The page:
21. This topic is actually not that much related to game engine (assuming your engine has some sort of scenegraph, and resource management - which most engines have), you are bumping into the are of actual tools. Tools as software don't have that many resources available at all - and are extremely time consuming to build up (and extremely rewarding - at least for me) ... I do a post from time to time into my blog here regarding my hobby game engine, and most of the time I spend on the project is in tools. In Skye Cuillin(TM) 😁 editor I have managed resources for textures, models, etc. When their file is changed they are hot-loaded and replace original resource, some details are provided here (shameless self promotion): This works for resources that are directly referenced (textures are the best examples), it will also work for meshes (from engine's point of view mesh is a single geometry). Generally this action can't be undone (because resources are changed outside of the actual software)! The actual resource (like obj) is a model (not mesh) resource, which - when instantiated into scene - will create empty entity and then push in whole hierarchy from file. In case you would change geometry data for one of the meshes, your meshes in editor would be hot loaded and changed (this is because mesh data is referenced within MeshComponent on the node - they don't actually contain mesh). If you would change hierarchy itself - then that is a problem! There are few ways how to solve this: Replace EACH node hierarchy that was instantiated from this resource (this will cause issues when you F.e. moved one of the children under different parent, or added different node as child of node instantiated from resource) Replace only those node hierarchies that resemble model exactly before the load (which means you need to mark those that should be replaced - and then do so) - this is what actually Unity seems to be doing Ignoring the problem and doing nothing with old hierarchies is also a way to solve this problem, a perfectly valid one (probably better than doing the 1st solution) I currently apply 3rd solution. It is the most straight forward. I'm still considering supporting the 2nd one (if I would hold resource reference in node that was one used as topmost storage when instantiating resource into scene, along with flag whether it is dirty (not to reload) or not (to reload)), then it would work perfectly. Of course all of this applies only in editor (where actual saved scene is just saved scenegraph, and resource files are around). For compiled scene (for runtime), the scenegraph is still saved .... along with all resources compressed. I'm currently working on this part now.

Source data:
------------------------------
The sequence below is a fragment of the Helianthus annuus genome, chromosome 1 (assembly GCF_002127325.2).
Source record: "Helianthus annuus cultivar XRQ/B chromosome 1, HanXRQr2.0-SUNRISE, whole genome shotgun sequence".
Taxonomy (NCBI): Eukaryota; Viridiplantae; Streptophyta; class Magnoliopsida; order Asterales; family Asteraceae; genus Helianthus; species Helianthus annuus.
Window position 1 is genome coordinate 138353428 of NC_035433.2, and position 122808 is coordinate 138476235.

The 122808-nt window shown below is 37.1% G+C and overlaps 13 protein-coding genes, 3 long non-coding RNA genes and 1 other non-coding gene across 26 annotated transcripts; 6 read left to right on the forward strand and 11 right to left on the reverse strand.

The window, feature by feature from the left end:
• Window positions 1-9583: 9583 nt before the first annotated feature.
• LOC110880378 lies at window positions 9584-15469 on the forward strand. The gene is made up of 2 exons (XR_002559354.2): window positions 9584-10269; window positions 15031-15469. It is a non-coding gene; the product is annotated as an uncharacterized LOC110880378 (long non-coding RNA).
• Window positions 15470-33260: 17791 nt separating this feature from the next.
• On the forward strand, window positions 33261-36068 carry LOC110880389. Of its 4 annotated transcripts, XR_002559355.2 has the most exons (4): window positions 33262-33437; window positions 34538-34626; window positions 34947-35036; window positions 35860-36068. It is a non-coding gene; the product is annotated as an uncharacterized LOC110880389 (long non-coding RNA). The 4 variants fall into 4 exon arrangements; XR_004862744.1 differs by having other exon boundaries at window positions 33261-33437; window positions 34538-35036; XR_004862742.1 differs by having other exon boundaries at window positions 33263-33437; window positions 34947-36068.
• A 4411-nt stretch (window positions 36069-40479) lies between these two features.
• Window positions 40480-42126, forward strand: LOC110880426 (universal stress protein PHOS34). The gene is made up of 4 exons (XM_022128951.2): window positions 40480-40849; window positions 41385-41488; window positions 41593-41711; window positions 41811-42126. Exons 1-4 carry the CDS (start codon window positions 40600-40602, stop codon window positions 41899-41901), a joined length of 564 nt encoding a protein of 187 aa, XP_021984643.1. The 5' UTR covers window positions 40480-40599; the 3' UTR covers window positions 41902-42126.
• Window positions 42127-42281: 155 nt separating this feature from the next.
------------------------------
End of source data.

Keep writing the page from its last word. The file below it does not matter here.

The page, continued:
22. Brain

      MMORPG Brilliant Game Idea.

      Nah just wait long enough and some AI will develop the game for you, just be careful it doesn't imprison you inside it...
    23. Yesterday
    24. Tara Louise

      MMORPG Brilliant Game Idea.

      Feel you.
    25. I didn't have too much time today, but I managed to sculpt out some fixes to the upper and lower parts of the arms yesterday. I'm not going to make anything look "perfect" or put a lot of time in correctness considering the camera view will be a Diablo style view, and you wont really notice it. I also finished the Helm, Chainmail Chest Armor, Sword, Shield, and even added on some cloth. There will be two goblin skins as well. NOTE: Some color reflections are due to the HDRi map on reflective materials. I was going to make custom eyes, but I'm just going to keep them black as the camera view wouldn't make that much of a difference in putting details into them. Creating assets without a base mesh can be a big pain in the butt... The Goblin itself could still use a lot of work, but my entire approach to these challenges is to create the models from scratch without pre-existing bases as I would normally do in other work. I still need to make a chest, key, health pots, gold coins, GUI, environment textures, and the basic rooms. My next update will have a room concept with a fully textured room, and propped goblins. I still need to Rig and animate these meshes, and I'll do that after my next update. Thanks for reading!